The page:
Australian residents will continue to be able to apply for refunds of their contributions (up to the existing limit of three years contributions) when they leave Japan, after the Agreement commences. However people who receive a refund will not be able to receive a Japanese pension in respect of those contributions and will not be able to use those periods to help them qualify for an Australian pension.

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How do seconded workers benefit under the Agreement?


The Coverage Provisions mean that contributions do not have to be made into both countries' systems for an employee seconded to work temporarily in the other country. The Australian Taxation Office is responsible for the administration of the coverage provisions. Contact the ATO if you require more information on this aspect of the Agreement.

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Where and how can people lodge claims for social security pensions?

In Australia
People living in Australia can lodge claims for Australian and Japanese pension with any Centrelink office.

In Japan
People living in Japan can lodge claims for Japanese and Australian pension at their local Japanese social insurance institution.

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When does payment start?

In Australia's case, payment starts from the date the claim is lodged, or if the claim is lodged early, the date the person qualifies for payment. Age pension claims can be lodged up to three months in advance of qualification.

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How are pensions and benefits paid?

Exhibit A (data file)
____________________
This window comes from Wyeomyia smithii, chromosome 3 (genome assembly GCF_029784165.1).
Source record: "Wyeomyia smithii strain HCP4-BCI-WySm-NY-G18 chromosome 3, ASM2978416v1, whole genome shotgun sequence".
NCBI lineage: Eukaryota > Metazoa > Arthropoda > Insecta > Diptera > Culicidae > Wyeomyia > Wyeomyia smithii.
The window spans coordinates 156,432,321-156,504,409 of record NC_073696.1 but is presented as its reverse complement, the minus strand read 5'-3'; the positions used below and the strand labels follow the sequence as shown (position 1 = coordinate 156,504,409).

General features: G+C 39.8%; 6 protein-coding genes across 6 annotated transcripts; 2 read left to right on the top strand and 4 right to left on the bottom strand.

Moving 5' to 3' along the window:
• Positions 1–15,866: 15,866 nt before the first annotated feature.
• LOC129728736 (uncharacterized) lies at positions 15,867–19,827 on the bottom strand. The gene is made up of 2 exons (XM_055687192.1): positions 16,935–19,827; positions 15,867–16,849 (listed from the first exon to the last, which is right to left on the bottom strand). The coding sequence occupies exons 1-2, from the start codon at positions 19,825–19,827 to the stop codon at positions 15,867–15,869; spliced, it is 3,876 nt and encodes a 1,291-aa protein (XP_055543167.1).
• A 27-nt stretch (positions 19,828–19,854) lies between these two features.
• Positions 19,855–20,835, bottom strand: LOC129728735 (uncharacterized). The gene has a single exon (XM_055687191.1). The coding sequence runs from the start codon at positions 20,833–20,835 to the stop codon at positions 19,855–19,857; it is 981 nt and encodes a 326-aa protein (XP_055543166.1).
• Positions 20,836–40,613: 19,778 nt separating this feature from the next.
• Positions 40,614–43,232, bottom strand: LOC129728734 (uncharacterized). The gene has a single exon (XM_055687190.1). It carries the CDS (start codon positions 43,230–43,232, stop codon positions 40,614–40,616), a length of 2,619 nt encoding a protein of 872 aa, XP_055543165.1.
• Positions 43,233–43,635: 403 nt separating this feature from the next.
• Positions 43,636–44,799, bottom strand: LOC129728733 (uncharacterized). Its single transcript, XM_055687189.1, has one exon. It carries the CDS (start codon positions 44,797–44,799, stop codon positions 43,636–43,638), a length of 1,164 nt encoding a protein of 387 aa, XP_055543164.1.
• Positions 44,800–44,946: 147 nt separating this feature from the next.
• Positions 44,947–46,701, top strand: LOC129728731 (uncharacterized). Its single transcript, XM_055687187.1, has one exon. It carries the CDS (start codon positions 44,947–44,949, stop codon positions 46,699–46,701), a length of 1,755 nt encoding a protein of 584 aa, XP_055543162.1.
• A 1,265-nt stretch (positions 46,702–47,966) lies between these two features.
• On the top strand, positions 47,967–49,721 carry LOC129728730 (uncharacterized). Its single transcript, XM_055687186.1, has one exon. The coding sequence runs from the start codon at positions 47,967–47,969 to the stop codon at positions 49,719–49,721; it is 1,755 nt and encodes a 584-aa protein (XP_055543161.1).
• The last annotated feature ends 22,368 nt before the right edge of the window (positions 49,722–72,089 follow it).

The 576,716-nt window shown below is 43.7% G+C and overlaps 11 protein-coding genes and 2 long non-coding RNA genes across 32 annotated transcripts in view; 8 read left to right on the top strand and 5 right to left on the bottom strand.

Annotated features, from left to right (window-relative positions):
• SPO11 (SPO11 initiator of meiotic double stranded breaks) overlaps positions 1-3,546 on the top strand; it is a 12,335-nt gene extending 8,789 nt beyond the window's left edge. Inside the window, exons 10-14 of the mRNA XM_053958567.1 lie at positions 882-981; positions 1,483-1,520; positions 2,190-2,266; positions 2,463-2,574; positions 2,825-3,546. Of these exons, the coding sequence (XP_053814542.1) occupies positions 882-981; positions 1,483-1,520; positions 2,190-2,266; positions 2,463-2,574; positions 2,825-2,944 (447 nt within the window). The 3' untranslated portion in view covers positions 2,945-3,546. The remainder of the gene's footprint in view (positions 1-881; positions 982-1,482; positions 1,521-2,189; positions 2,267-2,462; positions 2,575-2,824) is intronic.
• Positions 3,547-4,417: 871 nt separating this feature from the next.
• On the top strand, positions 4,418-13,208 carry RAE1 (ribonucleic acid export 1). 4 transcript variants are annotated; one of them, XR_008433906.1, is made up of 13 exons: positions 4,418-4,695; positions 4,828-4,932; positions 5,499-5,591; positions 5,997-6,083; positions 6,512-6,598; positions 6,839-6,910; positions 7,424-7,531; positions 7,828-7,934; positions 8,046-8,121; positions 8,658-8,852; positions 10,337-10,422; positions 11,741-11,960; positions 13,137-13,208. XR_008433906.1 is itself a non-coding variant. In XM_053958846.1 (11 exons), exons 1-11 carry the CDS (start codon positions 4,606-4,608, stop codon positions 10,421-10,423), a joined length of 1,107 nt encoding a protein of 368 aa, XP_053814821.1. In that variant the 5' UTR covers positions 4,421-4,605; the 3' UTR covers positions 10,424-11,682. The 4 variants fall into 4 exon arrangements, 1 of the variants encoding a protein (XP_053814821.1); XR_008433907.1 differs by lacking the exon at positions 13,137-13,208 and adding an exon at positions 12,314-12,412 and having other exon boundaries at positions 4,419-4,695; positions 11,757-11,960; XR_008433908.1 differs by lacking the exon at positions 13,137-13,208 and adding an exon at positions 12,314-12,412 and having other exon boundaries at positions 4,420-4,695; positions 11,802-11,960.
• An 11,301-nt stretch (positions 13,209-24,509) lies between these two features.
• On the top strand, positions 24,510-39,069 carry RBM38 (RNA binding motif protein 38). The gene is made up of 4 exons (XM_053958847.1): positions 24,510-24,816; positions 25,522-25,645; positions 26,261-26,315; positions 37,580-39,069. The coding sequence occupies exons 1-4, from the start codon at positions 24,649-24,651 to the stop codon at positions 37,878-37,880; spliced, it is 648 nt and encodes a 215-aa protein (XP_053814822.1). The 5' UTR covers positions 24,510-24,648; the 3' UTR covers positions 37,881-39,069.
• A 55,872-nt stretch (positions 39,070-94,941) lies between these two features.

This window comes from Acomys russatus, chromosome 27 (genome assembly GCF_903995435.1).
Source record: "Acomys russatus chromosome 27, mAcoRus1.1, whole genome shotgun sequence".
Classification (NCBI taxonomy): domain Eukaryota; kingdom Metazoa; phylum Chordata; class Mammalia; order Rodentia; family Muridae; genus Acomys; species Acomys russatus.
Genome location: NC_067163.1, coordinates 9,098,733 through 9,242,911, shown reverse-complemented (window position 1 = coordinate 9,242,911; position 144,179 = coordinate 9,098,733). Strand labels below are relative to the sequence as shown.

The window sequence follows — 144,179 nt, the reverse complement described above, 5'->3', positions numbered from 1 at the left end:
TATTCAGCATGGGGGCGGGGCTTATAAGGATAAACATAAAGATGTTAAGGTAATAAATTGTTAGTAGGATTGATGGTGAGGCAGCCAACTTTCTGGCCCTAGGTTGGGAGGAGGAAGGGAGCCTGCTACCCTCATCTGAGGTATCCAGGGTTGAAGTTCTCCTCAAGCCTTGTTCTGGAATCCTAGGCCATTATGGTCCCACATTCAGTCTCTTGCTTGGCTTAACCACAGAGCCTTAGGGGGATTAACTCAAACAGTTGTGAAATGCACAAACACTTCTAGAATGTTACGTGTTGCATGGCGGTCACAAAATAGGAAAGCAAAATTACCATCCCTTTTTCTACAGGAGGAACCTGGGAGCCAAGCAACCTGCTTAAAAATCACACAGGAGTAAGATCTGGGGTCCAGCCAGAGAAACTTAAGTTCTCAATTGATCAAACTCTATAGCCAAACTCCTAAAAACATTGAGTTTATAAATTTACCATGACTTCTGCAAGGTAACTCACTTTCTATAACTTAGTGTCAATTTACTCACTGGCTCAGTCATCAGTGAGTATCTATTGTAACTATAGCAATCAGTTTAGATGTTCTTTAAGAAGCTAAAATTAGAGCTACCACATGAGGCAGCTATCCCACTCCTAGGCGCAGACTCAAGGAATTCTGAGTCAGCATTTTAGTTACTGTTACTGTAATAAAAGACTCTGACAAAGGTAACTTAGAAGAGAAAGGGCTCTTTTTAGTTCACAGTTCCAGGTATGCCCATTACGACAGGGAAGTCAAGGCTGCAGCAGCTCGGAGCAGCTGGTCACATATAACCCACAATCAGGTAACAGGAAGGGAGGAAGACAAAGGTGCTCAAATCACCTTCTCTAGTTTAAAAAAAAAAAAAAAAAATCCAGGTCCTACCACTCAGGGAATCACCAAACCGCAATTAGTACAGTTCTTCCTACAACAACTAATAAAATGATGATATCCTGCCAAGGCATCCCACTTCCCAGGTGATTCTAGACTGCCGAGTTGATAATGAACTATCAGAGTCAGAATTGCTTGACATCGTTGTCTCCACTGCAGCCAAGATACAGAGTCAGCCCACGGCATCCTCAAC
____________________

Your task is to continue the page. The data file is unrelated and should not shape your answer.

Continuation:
If you get an Australian pension in Australia, Centrelink will pay it directly into your bank account every two weeks.

If you get an Australian pension in Japan, Centrelink will pay it directly into your bank account usually every four weeks.

If you get a pension from Japan it can be paid to you in Australia.

Some people might get pensions from both countries so they will get two separate payments - one from Australia and one from Japan.

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Who handles claims and questions?

Claims and questions relating to the Agreement are handled:

  • for Australia, by contacting Centrelink International Services on 13 1673
  • Australian pensioners residing in Japan can contact Centrelink International Services on +61 3 6222 3455 (reverse charges)
  • for Japan, by contacting the:
    Social Insurance Operations Center
    3-5-24 Takaidonishi
    Suginami-ku
    Tokyo 168-8505
    JAPAN
    Phone: + 81 3 5344 1100
    Fax: + 81 3 3335 6304